The U.S. shipment will be used to vaccinate anyone over 18 in four cities along the U.S. border: Tijuana, Mexicali, Ciudad Juárez and Reynosa. Mexico has said the goal is to boost vaccination rates there to levels similar to the U.S. cities they adjoin.

Foreign Relations Secretary Marcelo Ebrard, who was meeting with U.S. Homeland Security Secretary Alejandro Mayorkas in Mexico City, says after the vaccinations "there will be no public health arguments for keeping the border closed."

The U.S. and Mexico have restricted border crossings to essential travel since early in the pandemic.

Assistant Health Secretary Hugo López-Gatell says the expanded vaccinations in border cities could begin Wednesday. Mexico is seeking to acquire more of the vaccine to inoculate all border residents.

10 a.m.
U.S. President Joe Biden wants to imbue America's Independence Day with new meaning this year by encouraging nationwide celebrations to mark the country's effective return to normalcy after 16 months of coronavirus pandemic disruption.

Even as the U.S. is set to record Tuesday its 600,000th death in the pandemic, the White House is expressing growing certainty that July 4th will serve as a breakthrough moment in the nation's recovery. That's even though the U.S. is not expected to quite reach its goal of having 70% of adults vaccinated by the holiday.

As COVID-19 case rates and deaths drop to levels not seen since the first days of the outbreak, Biden is proclaiming "a summer of freedom" to celebrate Americans resuming their pre-pandemic lives.

The holiday will see the largest event yet of Biden's presidency: He plans to host first responders, essential workers and military servicemembers and their families on the South Lawn for a cookout and to watch the fireworks over the National Mall. Well more than 1,000 guests are expected, officials said, with final arrangements still to be sorted out.

Just three months ago cautiously, the president cautiously held out hope that people might be able to hold small cookouts by the Fourth of July.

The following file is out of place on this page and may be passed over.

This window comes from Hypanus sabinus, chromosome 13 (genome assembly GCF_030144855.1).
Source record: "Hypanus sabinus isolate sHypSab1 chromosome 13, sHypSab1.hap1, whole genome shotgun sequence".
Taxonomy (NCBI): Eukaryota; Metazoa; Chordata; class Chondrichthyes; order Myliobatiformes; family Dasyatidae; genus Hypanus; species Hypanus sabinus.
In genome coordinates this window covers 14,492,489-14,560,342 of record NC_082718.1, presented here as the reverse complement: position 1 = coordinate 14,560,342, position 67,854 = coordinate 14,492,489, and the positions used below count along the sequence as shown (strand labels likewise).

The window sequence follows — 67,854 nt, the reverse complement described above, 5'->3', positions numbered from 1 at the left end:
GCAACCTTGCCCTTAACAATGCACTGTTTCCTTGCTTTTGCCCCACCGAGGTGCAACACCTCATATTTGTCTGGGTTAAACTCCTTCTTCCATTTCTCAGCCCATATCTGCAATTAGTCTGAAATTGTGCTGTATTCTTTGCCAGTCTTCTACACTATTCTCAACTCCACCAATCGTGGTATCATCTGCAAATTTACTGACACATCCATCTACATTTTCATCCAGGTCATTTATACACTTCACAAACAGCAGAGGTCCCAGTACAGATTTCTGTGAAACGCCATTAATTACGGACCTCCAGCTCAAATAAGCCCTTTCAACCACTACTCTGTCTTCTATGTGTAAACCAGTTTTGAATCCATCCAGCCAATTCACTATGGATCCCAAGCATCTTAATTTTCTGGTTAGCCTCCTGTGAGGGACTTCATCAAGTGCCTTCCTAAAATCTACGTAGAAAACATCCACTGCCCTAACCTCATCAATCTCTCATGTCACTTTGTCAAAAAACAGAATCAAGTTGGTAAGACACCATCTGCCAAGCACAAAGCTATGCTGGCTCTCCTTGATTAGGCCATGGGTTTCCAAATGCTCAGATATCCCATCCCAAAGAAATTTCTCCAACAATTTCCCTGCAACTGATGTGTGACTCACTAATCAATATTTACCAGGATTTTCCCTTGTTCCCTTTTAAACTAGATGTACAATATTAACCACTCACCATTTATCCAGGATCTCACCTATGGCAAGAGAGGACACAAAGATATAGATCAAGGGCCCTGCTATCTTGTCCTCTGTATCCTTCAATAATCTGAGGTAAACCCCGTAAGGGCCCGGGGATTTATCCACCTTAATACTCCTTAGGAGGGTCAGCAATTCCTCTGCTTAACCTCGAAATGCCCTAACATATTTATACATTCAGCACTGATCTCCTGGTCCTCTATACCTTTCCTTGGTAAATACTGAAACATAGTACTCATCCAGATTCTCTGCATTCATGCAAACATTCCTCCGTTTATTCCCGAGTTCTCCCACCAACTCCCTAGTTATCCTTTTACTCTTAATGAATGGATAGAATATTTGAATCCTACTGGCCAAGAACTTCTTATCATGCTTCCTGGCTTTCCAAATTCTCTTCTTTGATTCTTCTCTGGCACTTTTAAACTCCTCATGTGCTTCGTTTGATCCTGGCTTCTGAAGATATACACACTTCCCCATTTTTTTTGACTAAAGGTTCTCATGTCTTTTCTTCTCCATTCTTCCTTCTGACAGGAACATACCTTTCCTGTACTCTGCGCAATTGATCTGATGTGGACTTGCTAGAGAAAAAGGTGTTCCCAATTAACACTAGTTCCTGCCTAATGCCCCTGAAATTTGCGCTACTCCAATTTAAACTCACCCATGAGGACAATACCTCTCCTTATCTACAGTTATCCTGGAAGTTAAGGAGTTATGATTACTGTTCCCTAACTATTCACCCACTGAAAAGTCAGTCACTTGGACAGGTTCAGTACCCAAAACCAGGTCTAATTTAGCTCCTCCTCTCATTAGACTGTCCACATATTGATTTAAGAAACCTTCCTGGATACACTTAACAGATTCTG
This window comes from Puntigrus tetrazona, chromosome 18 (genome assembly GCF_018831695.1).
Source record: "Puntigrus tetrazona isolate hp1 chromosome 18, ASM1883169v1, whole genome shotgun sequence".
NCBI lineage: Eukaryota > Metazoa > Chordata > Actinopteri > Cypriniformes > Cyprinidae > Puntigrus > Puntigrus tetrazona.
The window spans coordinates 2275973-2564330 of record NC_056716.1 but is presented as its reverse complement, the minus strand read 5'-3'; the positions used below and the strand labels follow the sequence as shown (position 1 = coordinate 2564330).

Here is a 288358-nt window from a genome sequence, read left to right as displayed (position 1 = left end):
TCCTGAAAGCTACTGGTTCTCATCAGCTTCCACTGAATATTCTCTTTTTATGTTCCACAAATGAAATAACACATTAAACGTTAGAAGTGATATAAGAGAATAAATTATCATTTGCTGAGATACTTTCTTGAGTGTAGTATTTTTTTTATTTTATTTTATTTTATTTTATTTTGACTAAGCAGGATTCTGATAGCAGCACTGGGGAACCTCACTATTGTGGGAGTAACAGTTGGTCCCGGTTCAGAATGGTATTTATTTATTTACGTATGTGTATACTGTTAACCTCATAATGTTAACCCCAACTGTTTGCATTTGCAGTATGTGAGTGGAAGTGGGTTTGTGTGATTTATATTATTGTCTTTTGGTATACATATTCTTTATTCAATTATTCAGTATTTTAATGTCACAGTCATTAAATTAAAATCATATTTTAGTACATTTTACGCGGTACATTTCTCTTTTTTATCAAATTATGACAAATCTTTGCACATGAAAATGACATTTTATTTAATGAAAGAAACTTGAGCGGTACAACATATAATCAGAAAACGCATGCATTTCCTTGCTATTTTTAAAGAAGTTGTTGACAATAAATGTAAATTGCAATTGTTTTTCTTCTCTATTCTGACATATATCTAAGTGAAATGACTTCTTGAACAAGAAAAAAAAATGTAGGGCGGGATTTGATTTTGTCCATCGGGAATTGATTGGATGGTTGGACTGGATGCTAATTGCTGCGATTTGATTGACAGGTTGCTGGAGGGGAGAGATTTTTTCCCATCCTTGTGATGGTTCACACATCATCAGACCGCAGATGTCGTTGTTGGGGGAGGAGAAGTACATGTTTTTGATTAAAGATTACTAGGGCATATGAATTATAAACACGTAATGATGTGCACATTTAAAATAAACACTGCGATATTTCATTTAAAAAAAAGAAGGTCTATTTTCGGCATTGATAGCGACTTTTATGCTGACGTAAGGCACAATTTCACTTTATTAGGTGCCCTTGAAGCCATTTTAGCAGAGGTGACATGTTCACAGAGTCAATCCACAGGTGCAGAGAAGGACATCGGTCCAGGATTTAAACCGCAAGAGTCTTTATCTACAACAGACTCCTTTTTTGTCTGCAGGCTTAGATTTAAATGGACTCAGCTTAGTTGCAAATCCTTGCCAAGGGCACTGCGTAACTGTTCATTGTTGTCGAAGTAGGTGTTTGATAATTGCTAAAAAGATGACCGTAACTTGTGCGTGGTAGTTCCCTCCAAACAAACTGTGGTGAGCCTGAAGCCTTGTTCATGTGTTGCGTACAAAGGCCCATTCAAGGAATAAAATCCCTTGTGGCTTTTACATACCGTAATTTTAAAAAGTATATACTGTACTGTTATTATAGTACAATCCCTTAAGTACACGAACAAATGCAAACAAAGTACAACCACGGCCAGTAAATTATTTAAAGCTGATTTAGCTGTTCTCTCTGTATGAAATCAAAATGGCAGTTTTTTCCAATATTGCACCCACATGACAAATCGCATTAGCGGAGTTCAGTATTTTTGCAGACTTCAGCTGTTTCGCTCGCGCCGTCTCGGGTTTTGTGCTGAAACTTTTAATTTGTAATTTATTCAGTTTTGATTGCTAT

5:45 a.m.
The COVID-19 pandemic forced businesses to adapt--not just their hours and cleaning processes, but often their physical spaces.

In downtown Raleigh, you'll see some of those physical changes while walking down the street.

Will those changes stick around as the virus is brought under control and things get back to normal? That's the question Downtown Raleigh Alliance (DRA) wants to answer.

The DRA conducted a public study evaluating how to integrate those temporary pandemic changes to a more permanent state.

The DRA will report its findings--such as the use of extended sidewalk space, permanent parklets for outdoor dining, curbside pickup zones for take-out, and a strategy to re-energize customers to return--to the Raleigh City Council on Tuesday.

MONDAY
Q&A with Duke pediatrician: How long will kids have to wear masks at school?
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Duke pediatrician Dr. Michael Smith answers questions about how long children will need to wear masks at school.



1 p.m.
284 new COVID-19 cases were reported in North Carolina on Monday.

The percent positive in the state is at 2.4%.

480 people are currently hospitalized with COVID-19.

50% of the adult population in the state is fully vaccinated.

9 a.m.
NCCU will offer both first and second doses of Moderna and Pfizer, and single-dose Johnson & Johnson vaccines, at walk-in visits and appointments from 10 a.m. to 3:45 p.m., on the following dates in June and July: Tuesday, June 15; Thursday, June 17; Tuesday, June 29; Tuesday, July 13; Tuesday, July 20; and Tuesday, July 27.

8:30 a.m.
New COVID-19 cases are declining across most of the country, even in some states with vaccine-hesitant populations. But almost all states bucking that trend have lower-than-average vaccination rates. Case totals nationally have declined in a week from a seven-day average of nearly 21,000 on May 29 to around 14,000 on Saturday. Experts said some states are seeing increased immunity because there were high rates of natural spread of the disease. But Dr. Leana Wen is concerned that the natural immunity of those who have been exposed to coronavirus may soon wane.

8 a.m.
The American biotechnology company Novavax announced on Monday that its coronavirus vaccine candidate was found to have an overall efficacy of 90.4% in a Phase 3 trial conducted across the United States and Mexico.